Hot and Dry

High temperatures and severe drought hit hard across the United States

Aug 08, 2012 | By Abby Lieberman
NATI HARNIK—AP

High temperatures across the United States have made this summer the warmest on record. The blistering heat is causing many Americans to seek shade. But there is a bigger issue a hand: drought. According to the National Drought Mitigation Center (NDMC), 63% of the country is in some form of drought and 46% is experiencing severe drought.

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JUSTIN SULLIVAN—GETTY IMAGES
As a result of the drought, water levels have dropped sharply in this Iowa river.

“We have only seen two other times when that much area of the U.S. in the lower 48 states is in drought,” says Mark Svoboda of the NDMC. “And that was in the 1950s and the 1930s.”

A drought happens when there is less rain than usual and water supplies become short. This can lead to crops shortages, increased food prices and restrictions on water use. The state’s impacted the most by this year’s drought are Nebraska, Kansas, Missouri, Oklahoma and Arkansas.  

Extreme Temperatures Mean Extreme Conditions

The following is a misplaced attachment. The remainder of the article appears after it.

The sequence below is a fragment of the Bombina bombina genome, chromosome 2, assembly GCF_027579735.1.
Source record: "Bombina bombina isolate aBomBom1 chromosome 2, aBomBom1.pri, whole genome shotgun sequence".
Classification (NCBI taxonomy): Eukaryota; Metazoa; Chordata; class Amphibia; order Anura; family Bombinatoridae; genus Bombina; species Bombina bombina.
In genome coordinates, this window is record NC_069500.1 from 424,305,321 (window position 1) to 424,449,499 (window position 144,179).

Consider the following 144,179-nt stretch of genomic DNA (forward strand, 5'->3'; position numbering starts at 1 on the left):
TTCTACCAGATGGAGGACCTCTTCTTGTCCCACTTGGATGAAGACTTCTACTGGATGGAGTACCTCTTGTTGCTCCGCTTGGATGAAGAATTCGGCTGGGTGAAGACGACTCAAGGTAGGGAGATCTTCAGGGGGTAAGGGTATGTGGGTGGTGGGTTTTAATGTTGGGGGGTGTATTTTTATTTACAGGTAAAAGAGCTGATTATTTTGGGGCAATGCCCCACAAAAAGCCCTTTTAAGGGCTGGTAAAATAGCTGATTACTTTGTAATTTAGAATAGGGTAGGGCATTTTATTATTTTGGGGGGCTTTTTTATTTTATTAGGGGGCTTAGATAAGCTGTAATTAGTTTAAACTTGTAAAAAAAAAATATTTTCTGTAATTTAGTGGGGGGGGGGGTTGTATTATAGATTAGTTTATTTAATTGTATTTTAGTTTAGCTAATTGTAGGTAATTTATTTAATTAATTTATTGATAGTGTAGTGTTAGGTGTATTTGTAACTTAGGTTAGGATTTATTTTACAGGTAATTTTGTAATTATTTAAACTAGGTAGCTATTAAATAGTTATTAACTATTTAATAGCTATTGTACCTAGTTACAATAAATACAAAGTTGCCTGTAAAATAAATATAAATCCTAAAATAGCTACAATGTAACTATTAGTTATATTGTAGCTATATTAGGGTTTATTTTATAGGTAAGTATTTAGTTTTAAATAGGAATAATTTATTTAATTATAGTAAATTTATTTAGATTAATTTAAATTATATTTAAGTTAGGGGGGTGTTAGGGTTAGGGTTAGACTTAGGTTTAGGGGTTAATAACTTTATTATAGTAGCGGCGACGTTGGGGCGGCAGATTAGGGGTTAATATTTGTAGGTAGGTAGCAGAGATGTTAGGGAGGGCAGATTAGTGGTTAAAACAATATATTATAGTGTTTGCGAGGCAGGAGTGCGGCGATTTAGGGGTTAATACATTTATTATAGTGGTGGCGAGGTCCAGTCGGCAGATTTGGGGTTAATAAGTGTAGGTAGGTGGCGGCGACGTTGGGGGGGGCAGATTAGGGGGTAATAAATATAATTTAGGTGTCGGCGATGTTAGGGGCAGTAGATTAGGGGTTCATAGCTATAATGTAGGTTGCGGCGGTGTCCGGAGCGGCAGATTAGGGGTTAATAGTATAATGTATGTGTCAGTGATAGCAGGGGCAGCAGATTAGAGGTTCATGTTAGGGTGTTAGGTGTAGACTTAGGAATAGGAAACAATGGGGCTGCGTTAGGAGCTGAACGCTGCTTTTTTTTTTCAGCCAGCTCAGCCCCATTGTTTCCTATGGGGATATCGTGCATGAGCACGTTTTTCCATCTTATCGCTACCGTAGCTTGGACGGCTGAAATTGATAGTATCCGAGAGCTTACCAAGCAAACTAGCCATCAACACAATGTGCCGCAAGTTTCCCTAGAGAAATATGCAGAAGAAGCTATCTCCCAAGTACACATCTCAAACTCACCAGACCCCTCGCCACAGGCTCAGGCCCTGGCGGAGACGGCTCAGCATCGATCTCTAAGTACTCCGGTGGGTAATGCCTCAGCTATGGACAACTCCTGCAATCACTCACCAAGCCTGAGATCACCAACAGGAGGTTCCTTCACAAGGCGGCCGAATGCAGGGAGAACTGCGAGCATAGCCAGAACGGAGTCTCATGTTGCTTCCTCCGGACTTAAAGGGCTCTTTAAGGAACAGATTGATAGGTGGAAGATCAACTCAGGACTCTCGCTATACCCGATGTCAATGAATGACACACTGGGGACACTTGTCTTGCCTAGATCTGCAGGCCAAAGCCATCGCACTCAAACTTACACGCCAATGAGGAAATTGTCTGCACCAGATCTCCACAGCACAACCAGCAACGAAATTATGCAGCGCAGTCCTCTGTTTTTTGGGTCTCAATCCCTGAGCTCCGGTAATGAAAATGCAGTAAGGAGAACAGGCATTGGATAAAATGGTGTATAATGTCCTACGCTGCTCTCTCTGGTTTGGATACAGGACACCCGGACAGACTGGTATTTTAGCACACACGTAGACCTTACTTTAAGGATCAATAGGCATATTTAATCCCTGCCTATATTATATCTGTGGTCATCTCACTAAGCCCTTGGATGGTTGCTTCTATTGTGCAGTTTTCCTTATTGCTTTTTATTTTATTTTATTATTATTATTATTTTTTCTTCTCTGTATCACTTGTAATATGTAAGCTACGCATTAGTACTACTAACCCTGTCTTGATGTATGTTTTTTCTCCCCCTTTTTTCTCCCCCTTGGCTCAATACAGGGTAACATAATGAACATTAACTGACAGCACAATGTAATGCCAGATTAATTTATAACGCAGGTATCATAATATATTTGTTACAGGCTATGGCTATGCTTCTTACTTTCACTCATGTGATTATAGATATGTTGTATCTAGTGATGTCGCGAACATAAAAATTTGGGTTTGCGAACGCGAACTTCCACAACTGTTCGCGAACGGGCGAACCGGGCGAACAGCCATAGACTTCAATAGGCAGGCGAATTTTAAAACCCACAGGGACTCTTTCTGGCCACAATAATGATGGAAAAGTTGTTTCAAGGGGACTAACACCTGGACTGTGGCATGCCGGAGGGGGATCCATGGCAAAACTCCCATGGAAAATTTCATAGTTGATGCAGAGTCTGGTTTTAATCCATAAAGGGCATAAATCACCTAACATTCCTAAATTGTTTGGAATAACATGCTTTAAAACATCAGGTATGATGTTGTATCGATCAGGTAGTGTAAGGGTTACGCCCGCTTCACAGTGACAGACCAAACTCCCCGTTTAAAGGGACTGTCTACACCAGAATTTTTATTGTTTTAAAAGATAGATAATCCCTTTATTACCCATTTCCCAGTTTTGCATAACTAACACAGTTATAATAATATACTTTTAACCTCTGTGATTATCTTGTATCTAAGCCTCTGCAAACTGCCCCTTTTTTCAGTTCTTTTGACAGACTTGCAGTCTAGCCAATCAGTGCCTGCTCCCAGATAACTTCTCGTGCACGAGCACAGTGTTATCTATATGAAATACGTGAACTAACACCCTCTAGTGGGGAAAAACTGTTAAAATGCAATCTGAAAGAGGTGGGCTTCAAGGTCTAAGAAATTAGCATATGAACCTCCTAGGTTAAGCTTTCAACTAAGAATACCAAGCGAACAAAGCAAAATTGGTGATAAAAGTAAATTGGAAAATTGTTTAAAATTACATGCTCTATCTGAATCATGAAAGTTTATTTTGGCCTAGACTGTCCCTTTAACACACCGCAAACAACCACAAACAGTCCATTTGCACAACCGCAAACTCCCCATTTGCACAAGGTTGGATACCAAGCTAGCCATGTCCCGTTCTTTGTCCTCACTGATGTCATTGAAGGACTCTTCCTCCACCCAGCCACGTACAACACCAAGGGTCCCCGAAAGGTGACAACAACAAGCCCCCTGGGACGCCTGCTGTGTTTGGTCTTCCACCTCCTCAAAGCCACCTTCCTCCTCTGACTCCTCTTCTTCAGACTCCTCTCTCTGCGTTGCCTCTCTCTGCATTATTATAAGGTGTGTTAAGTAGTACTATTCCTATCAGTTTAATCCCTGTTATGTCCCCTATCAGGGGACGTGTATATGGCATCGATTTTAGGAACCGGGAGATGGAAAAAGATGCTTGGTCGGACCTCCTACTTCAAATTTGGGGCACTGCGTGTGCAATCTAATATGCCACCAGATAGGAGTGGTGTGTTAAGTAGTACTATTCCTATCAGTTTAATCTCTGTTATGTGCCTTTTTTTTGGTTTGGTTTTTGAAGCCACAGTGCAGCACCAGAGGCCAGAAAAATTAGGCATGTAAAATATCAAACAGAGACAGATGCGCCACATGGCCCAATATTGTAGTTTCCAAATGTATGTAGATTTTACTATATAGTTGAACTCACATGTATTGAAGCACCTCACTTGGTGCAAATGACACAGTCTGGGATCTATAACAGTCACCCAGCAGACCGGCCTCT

Lack of snowfall this winter and hot temperatures this spring started the drought. Extreme summer temperatures have made the drought severe and fast-paced.

“High temperatures are the big news story because they have really accelerated the impacts of this drought,” explains Svoboda.

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LM OTERO—AP
Dirt and dust engulf a pasture in Springtown, Texas.

According to NOAA’s National Climatic Data Center, last month was the warmest July on record in the U.S. Daytime heat can be intense, but the real problem is the increasing temperatures at night.

“It’s those high nighttime minimum temperatures that have really put stress on the livestock, people, and crops,” explains Svoboda. “There’s no chance to recover from the day’s heat.”

Promise for the Future

Experts say the drought will probably last until at least the middle of October. As for the high temperatures, Svoboda says there is reason to believe that the upcoming winter will be a cooler one than in recent years.

“It may be a way to sort of switch things around for us for the better,” he says.